No. 979
January 16, 2018

About The UjianNasional@PeterMDeLorenzo Author, commentator, influencer. "The Consigliere." Editor-in-Chief of

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On The Surface



January 28, 2009


The Emissions Standards Mess. The President reopened the discussion about allowing individual states to set their own emissions standards, and that is not good news by any stretch of the imagination. If the Obama administration allows California and 13 other states the right to impose their own, tougher tailpipe emissions standards, chaos will ensue. A single national standard clearly would be the best course for the long-term survival of the domestic automobile industry, but if the patchwork quilt of standards becomes law you can bet that only one domestic auto company will remain standing when the dust settles, if that. The other Doomsday Scenario is that the "California" standard becomes the standard for the entire nation. If that scenario unfolds, then the government would have to inject massive amounts of funding (over and above what has already been allocated) into the domestic auto industry, so that they can build cars and trucks that meet the new standards. And of course whether or not consumers will actually want any of these vehicles by the time all of this tree-hugging is completed is another question altogether. Meetings are already scheduled to determine if any compromise can be reached, but in the meantime, this adds up to a whole lot of Not Good.

The Chrysler-Fiat "Deal." This just in from the "Smoke and Mirrors" File, the bombast and promises emanating from the Chrysler camp over the "potential" of this Fiat deal border on the fanciful. A rumored seven Fiats for sale over here? Please. Even under an ideal scenario, with the stars aligned perfectly and a miraculous national economic recovery under way - a scenario no one has confidence in whatsoever - Chrysler would be hard pressed to get the first Fiat 500 to market in the U.S. in two-and-one-half years. As far as we're concerned, the Chrysler-Fiat "deal" is pure conjecture at this point because no one gets points in this business for having an idea - it's the execution that counts. In other words, it's automotive swamp gas until further notice.

Toyota. From "The Wheels Are Coming Off" File comes word that Toyota is recalling more than 1.35 million Vitz (Yaris in the U.S.), Belta and Ractis cars globally to fix a defect in the seat belt, the exhaust system or both. 525,898 vehicles built from January 2005 to April 2008 in Japan will be recalled, as well as a combined 830,000 units in Europe, North America and other markets. It's clear now that Toyota's desire to become the No. 1 global automaker became an obsession, and their formerly impeccable quality reputation has been tarnished decisively.

Cadillac CTS Coupe. Fans of last year's NAIAS Best in Show are about to be severely disappointed because the sensational Cadillac Coupe - which was due to arrive late this summer as a 2010 model - has been postponed a year due to economic conditions. That means waiting until the summer of 2010 for the best-looking American production car in years. Not Good, II.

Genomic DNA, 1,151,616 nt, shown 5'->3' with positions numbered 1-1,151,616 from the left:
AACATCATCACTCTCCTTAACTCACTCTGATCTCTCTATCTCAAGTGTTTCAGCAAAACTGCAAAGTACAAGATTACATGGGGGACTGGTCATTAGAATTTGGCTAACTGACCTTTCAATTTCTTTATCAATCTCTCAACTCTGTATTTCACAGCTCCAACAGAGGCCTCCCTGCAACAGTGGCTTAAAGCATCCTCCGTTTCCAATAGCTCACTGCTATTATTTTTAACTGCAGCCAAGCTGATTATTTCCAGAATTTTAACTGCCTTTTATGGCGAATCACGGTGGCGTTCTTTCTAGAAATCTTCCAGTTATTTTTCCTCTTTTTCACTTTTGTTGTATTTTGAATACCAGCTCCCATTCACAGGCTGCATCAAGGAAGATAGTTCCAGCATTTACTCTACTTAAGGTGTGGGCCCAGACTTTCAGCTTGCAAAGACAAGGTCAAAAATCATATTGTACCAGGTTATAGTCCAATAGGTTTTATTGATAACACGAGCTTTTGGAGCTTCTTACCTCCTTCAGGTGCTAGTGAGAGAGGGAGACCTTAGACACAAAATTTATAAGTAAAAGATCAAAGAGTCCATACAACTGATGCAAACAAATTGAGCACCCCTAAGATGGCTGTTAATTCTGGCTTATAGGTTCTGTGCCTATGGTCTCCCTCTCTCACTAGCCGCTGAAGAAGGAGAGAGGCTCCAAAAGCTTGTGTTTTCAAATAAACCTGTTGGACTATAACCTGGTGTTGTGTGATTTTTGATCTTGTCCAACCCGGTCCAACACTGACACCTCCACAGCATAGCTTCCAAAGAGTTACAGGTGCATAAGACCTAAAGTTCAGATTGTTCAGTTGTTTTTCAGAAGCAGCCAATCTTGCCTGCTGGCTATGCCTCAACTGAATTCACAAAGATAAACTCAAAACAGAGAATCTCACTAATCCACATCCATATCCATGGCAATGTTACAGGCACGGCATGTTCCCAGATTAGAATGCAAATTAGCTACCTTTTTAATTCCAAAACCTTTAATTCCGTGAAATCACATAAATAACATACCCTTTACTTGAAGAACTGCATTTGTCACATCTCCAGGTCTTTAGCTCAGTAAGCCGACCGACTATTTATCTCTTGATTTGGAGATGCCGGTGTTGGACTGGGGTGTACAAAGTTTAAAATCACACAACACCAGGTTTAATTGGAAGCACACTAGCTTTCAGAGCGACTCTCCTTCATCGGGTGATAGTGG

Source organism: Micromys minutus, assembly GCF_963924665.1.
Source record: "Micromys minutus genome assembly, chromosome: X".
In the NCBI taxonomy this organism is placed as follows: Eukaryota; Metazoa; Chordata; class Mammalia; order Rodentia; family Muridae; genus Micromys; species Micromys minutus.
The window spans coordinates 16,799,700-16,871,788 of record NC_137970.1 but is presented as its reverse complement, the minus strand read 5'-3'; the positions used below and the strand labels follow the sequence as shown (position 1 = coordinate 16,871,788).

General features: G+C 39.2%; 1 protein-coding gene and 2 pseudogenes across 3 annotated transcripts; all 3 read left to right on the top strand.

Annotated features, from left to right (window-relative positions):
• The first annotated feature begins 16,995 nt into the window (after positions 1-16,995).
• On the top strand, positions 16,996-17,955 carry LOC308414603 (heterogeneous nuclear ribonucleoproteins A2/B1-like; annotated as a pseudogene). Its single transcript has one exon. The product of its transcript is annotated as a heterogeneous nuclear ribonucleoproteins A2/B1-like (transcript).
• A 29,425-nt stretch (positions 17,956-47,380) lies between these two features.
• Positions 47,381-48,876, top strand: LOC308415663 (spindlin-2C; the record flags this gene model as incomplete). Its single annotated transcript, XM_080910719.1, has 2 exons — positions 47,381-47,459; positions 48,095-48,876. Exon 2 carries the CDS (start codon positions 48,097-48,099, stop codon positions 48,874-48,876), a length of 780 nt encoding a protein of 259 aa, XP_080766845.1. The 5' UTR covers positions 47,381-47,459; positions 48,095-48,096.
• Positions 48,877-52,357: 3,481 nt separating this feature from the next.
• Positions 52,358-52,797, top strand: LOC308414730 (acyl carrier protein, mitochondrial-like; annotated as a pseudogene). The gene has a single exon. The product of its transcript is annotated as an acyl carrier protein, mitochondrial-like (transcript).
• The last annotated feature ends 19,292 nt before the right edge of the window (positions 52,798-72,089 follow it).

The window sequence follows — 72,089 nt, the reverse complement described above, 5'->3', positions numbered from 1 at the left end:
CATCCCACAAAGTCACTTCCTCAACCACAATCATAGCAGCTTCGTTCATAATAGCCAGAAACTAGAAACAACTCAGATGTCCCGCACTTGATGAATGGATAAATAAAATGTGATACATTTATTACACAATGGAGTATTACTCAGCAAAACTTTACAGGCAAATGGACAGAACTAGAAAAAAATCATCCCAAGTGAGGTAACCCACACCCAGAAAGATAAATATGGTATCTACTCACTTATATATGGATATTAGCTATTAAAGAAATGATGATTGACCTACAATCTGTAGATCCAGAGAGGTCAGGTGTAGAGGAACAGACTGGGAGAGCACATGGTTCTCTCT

Honda S2000 fans. Publisher's Note: One of our all-time favorite cars is the Honda S2000 sports car. It's light, agile, and its slick gearbox, superb steering feel, high-revving power and overall balance are simply hard to beat. The car just feels right from the moment you drive away. Honda has announced that this is the final year for the seductive S2000, so if you're one of those enthusiasts who "always wanted one" and you have the means to do so, now is the time. - PMD

arrowup.gifCadillac. GM is pulling the plug on the Cadillac XLR roadster after a build-out this spring. Once a tantalizing concept on paper (and a very attractive design too), the XLR suffered right out of the gate from an overly aggressive price point, which GM felt was justified for the car vis-a-vis the competition, but which consumers never really bought into with the kind of numbers required to keep it alive. Even with the high-performance "V" version (we enjoyed test-driving both versions), the XLR was never seeded in the consumer's mind as a desirable "must have" piece. Attractive, yes, but against competition with a burnished reputation and proven resale track record? Not so much.

Fritz Henderson. The GM COO unleashed these words of wisdom last week in a speech at the Automotive News World Congress: "Things will get better, we just don't know when." Really? Well alrighty then! And that's our AE Quote of the Week.

arrowup.gifTexas Gov. Rick Perry. Not known much for the "vision" thing, Rick Perry took a shot at the EPA in his state of the state address yesterday with the following: "Unfortunately, our strength in petrochemical production and refining makes us a big target on the radar of an increasingly activist EPA, whose one-size-fits-all approaches could severely harm our energy sector; an agency whose potential to harm our state with punitive actions will only increase in the months and years to come. Rather than wait for more mandates and punishments for environmental non-attainment, let’s continue encouraging innovation. I support giving Texans in the non-attainment areas of our state a $5,000 incentive towards a purchase of Plug-In Hybrid Electric Vehicles, using the funds Texans have already paid to reduce emissions, while providing a unique way to store wind energy." Three phrases stand out here: 1. "one-size-fits-all approaches." 2. "an increasingly activist EPA." And 3. "environmental non-attainment." Right on all counts, Mr. Perry, which is why you get our AE Quote of the Week, Part II.



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